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1. Back in 2000, I started getting a real education in dog behavior/training, once I had acquired a 3 year old Husky which had never been properly disciplined or trained, and had been allowed to do as he pleased. One morning he slipped his training collar and took off. I chased and hunted for him for around 3 hours or more, while he played hide and seek. I finally intercepted his path as he was about 60 yards away and coming towards me, but not yet noticing me. Since he had cornered a little girl earlier and growled at her, as well as having growled at a few other people that morning, my mind was made up, and the dog was about to use up his last chance, having obtained quite a reputation during the month or two I had owned him. I was wondering if he hadn't just went beserk, though he hadn't bitten anyone.                                                       
     I aimed my rifle at his head and said to myself, under my breath, "either he quits roaming now, or he's done". I had no sooner said that, when he stopped dead in his tracks, looked at me for a moment, turned around and headed for the house. He was there when I got back, and turned out to be a manageable, obedient and loyal dog. It was with this dog that I decided that force training alone wasn't enough, and started mixing other methods in with force training. 
     I'm almost appalled nowadays, that I would have shot my dog, but I really thought that he had gone beserk or something. I grew up around primarily farmers & hunters, and the mindset sometimes is, that shooting a wild dog is merely a distasteful chore. As stated elsewhere, I've learned a lot about dog handling/management during the past ten years or so, and am still learning something nearly every day. (Todd Slee)
     2. I was working 2nd shift in 2006 when my Dad died, and though he died quite peacefully, and the temperature on the day of his funeral was 70 degrees, on January 12th, a few days after the funeral I started getting depressed. There were several times during the next 3-4 weeks that I slept thru the alarm clock, and really didn't care if I got up at all. But my Black Lab Whopper, who had always slept at my side or somewhere close, would root his nose under my head, and then under my chest, giving me no choice but to get up, which enabled me to get to work on time.    (Todd Slee)

      3. Our first family dog, a heinz 57 named Lady, was lying around on the porch one day, being pestered by a kitten, just continuously. Dad had trained her to not kill the cats some time back, but she was having a hard time refraining. This had gone on for probably 45 minutes or so, and so finally, she picked the kitten up by the scruff of the neck, such as the mother carries them, walked out into the yard with it, dropped it into the grass, then walked back onto the porch and laid down. (Todd Slee, about 1976)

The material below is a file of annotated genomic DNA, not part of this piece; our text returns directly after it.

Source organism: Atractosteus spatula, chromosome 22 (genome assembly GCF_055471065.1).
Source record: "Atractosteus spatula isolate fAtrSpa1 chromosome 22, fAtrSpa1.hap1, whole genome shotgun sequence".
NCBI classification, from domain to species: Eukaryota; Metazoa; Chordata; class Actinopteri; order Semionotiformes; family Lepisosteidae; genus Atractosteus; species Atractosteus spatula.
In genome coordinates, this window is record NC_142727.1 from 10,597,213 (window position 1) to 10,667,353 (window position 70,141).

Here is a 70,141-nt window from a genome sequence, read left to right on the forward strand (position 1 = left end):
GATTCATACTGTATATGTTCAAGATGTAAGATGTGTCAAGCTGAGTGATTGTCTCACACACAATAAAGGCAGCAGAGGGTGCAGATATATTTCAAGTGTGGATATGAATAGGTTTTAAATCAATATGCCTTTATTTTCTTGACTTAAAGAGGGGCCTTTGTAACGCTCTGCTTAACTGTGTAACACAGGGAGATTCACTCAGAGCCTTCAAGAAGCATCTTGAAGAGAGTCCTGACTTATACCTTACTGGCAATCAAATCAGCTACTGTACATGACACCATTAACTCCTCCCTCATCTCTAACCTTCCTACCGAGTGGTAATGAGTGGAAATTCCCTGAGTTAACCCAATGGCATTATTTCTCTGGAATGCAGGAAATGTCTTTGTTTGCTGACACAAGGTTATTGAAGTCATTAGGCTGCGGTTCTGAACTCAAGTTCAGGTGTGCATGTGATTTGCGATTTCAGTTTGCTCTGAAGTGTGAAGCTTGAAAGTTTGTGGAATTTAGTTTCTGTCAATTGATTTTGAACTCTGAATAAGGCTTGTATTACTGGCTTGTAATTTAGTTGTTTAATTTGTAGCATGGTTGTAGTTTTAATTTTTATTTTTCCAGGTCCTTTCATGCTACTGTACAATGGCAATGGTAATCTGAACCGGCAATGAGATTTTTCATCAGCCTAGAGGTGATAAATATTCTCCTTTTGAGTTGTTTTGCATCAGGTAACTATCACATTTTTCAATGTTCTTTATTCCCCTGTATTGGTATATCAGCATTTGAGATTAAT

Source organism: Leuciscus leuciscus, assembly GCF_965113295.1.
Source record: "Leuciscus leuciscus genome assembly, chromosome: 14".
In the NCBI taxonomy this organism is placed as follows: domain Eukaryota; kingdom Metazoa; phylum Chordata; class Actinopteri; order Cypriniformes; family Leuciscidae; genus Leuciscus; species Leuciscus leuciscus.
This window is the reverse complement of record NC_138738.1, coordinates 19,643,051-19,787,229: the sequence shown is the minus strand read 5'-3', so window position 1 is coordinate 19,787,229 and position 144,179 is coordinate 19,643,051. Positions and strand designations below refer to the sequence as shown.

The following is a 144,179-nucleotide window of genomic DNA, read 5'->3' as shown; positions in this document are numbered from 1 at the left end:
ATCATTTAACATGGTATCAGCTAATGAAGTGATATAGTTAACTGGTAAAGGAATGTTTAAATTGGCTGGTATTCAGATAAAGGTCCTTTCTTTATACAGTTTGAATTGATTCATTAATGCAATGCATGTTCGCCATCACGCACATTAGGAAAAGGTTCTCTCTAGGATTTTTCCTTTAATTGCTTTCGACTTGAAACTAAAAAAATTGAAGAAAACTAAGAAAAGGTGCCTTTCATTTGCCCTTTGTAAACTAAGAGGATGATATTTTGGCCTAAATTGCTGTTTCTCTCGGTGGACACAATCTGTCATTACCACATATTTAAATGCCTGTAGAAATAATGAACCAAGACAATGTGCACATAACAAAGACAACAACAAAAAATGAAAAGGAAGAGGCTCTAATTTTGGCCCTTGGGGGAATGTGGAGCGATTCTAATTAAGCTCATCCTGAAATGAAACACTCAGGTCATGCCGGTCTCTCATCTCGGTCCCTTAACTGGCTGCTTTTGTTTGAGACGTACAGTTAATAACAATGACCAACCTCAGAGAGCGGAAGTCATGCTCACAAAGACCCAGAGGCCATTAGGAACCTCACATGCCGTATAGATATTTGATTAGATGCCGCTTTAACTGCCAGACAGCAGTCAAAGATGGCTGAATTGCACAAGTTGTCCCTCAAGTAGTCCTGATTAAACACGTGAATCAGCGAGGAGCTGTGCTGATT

4. I had a 110 pound Doberman at one time, and he was behaved pretty good. But my wife had this one friend who never liked the dog and always snubbed him, and the dog resented that, especially since she was over at the house all the time. One night while my wife, her friend and I were sitting around talking, the dog walked in the living room, jumped up on the friend's lap, turned around and passed gas right in her face, jumped back down, and went back to his bed. I had never seen anything so funny in all my life.   (Wayne-Peru, IN) 

     5. When I was a kid, around 9 or 10, a neighbor down the road had a rather large German Shepherd, whom guarded his master's premises, being a business. His name was Sam, whom just loved kids, but whom also took his job as guard quite seriously, and was king of the domain, second only to Dick, his master. Sam would never hurt a kid, although if kids were around and up to mischief, he certainly would become a bit stern, and herd them away without harming them. An adult, I'd never advise trying to steal from there. Anyway, around that time Dick got another German Shepherd, and named him George, whom didn't differentiate between large or small humans, seeing only intruder or guest. Some of us kids didn't help the matter, seeing as how we would kick at him when he chased us on our bikes, having been scared of him. One day while my sister, my cousin and myself were walking past, George ran out like he was on fire, right toward us, no holds barred. It just so happened that Sam was nearby, sensed/seen what was going on, and stood on George, herding him back to the house. I think that's the time I learned to not tease/antaganize a dog. (Todd Slee, around 1975, dogs owned by Dick, Roann, IN. That act was probably not taught to Sam, but being a German Shepherd, they do have the herding instinct in them, originally being bred to guard & herd sheep).